Get Rid Of Bee Problems | Bee Removal Specialists
How Do I Know I Have A Problem?
If you have a bee nest you will probably see bees entering a hole in the ground or in a wall or roof. Where they nest often depends on species. It may not be necessary to destroy the nest. It may be possible in some cases to remove the nest, but this is rare. The operator will be able to tell you what sort of bees they are, usually either Bumble Bees, Honey Bees or a wild species such as masonry or mining bees, there are many subspecies of wild bees within these groups.
Honey Bees: A honey bee nest will have thousands of bees and they will swarm around the entrance of the nest, this is commonly in chimneys but they will use any cavity. You may come into contact with a swarm. This is when part of a hive splits and a Queen accompanies by drones and several thousand workers will look for a new nest site. While scout bees are looking for a suitable site the swarm may hang for a few days in a tree or bush.
Bumble Bees: These are the largest of the bees and usually nest in the ground or in places such as compost heaps. Recently they have been using lofts. Generally, they are not aggressive although they can sting. They may be aggressive around the nest entrance.
Mason/Mining Bees: If you have these types of bees you will see them entering many holes either in the ground or in mortar. There is no Queen so all the females lay eggs.
Preparation Prior To Treatment
On no account must the entrance to a nest be blocked until after the treatment, this can be dangerous. Keep pets away from the area and close windows nearby. bee activity around the entrance of the nest will be increase for the first 24 hours, so people and pets should be kept away from the area until activity ceases.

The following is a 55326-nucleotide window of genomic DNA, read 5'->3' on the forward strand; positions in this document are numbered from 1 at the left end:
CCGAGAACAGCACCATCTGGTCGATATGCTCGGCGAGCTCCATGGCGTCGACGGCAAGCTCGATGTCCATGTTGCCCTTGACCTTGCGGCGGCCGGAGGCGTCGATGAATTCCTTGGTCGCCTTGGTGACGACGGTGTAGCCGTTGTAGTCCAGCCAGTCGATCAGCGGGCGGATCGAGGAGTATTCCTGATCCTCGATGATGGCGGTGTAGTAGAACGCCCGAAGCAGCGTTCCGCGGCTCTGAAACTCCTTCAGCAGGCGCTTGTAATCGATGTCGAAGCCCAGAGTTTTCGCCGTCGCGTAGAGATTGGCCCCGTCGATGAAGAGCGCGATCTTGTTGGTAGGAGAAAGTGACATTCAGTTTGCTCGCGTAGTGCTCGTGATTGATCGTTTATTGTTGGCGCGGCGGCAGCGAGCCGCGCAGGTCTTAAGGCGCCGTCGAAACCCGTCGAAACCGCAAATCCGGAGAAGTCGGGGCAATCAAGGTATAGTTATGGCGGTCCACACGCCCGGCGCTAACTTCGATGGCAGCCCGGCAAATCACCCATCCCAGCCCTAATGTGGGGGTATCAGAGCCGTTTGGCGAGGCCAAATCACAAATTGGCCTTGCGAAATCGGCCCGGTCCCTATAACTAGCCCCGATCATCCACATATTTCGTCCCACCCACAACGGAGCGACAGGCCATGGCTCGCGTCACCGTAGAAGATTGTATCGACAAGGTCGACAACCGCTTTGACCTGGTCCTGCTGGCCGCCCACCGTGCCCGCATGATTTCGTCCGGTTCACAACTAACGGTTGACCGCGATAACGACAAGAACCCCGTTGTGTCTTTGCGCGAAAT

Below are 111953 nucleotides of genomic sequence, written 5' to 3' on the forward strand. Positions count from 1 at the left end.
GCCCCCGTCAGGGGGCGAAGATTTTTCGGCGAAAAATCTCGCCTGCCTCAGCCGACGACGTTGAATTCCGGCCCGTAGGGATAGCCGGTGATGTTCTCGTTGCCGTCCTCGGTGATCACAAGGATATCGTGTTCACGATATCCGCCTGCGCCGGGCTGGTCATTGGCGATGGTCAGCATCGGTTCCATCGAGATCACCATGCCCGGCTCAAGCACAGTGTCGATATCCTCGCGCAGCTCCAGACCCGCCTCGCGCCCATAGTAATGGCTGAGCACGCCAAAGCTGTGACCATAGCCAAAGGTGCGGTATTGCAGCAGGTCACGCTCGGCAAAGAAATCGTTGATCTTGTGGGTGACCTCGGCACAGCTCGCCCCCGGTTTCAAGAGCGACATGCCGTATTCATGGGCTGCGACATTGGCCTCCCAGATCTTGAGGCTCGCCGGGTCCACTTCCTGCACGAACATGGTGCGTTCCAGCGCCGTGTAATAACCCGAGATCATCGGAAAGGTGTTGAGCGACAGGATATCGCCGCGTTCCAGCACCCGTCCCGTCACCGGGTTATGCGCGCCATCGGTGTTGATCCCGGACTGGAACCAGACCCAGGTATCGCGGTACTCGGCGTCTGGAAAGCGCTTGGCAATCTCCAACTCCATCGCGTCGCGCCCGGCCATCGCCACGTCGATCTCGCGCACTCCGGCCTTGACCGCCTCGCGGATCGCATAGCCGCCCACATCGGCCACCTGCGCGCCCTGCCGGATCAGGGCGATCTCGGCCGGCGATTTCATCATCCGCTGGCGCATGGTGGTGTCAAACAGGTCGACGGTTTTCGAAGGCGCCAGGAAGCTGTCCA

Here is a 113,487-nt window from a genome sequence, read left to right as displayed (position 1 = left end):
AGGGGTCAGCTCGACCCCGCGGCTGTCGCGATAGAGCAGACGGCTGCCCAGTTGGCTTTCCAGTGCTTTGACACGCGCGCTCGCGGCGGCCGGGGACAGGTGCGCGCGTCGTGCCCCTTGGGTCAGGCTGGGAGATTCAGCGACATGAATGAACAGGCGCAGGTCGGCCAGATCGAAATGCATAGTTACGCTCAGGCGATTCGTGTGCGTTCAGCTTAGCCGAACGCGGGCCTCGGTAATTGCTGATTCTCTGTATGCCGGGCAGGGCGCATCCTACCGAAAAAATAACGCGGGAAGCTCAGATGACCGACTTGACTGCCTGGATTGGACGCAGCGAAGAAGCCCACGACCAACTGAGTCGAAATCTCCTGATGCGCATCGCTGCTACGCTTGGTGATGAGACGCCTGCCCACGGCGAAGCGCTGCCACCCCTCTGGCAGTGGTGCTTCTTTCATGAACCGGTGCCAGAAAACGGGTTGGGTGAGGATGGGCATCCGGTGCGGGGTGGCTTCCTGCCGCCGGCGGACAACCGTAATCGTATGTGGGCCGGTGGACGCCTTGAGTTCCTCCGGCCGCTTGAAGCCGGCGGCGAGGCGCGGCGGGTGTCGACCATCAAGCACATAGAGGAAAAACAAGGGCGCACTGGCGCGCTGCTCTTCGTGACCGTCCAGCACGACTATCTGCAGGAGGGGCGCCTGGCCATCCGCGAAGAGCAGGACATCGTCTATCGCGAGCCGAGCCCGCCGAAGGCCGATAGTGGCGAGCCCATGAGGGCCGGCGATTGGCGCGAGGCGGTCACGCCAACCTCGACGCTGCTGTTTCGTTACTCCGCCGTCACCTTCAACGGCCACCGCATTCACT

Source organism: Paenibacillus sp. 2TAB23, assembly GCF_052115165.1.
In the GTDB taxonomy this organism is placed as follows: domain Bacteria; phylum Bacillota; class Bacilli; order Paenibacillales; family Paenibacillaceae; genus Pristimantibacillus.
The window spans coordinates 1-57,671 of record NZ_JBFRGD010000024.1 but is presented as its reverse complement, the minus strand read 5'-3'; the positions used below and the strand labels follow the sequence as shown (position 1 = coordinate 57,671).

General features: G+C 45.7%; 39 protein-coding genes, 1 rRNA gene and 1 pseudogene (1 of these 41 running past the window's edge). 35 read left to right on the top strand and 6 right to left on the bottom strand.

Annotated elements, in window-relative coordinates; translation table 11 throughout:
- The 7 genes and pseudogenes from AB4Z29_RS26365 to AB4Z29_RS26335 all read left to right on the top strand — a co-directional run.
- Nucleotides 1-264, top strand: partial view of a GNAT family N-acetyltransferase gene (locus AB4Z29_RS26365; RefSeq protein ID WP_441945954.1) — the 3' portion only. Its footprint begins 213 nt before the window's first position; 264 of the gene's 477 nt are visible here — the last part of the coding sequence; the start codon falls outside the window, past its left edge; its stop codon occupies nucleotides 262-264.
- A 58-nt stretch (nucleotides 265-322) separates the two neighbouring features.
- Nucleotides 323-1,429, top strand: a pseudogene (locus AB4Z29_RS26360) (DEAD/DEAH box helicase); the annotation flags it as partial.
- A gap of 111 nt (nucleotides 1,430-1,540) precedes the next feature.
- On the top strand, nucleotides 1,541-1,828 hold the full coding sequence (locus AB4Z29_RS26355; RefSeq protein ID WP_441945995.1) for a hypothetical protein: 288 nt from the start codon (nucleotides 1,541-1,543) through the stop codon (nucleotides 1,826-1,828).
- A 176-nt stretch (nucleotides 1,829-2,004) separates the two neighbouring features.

Treatment of the bee nest is sometimes the only solution. The operator will be able to tell you what sort of bees they are, usually either Bumble Bees, Honey Bees or a wild species such as masonry or mining bees, there are many subspecies of wild bees within these groups. Bees are not aggressive as wasps but will sting if they think the nest is threatened. Honey bees will not hesitate to sting in this situation and can be dangerous just to the large numbers in a nest or swarm. The nests will be treated with one of the following insecticides: Effect Microtech CS’* which contains Lambdacyhalothrin, Ficam W which contains 80% Bendiocarb w/w, K-Othrine which contains Deltamethrin or a powder called Ficam D*. This contains an insecticide in a dust formulation @ 1% w/w Bendiocarb. All insecticides are biodegradable, almost odourless, non-tainting and do not corrode or stain. They are not highly toxic towards mammals but are extremely so to all forms of crawling and flying public health pests.
If the nest is in a chimney it may take 2 technicians using roof ladders to carry out the work which will involve an insecticide treatment and does cost more due to the extra technician required.
The affected areas will be treated with an insecticide.
The entrance of the nest will be treated using an insecticide.
What Do I Do Afterwards?
After treatment, the bees may remain in a hyperactive state for a few hours, but activity will usually completely cease within 7 warm days (cold or wet days may prolong activity). Honey Bee swarms should die within 24 hours.
Mason and Mining Bees
Complete eradication of Mason and Mining Bees is not always possible but the treatment should reduce numbers significantly. Re-pointing crumbling mortar may be the only long-term solution to stop Mason Bees.
As well as being a nuisance the honey they produce can stain paintwork and be a target for parasites. A place that has been infested by Honey bees once is likely to attract more swarms in the near future so proofing the area needs looking at immediately. We do not guarantee Honey Bee treatments.
Guarantee: With Mason and Mining Bees we can only reduce numbers, not eradicate. We do not guarantee Honey Bees. Berkshire Pest Control Ltd t/a PEST UK Terms & Conditions apply.
Bees – General Information
Every Autumn as the first frosts begin the mated young queens leave the old nest (which is dying out) and seek out a place to hibernate in safety. In the first warm days of spring, you may see the large queens flying busily about the early bulbs and flowers. These large slow bees are searching for nectar and pollen to turn into honey and food for their newly hatching brood. The queen will locate a suitable place to build her nest.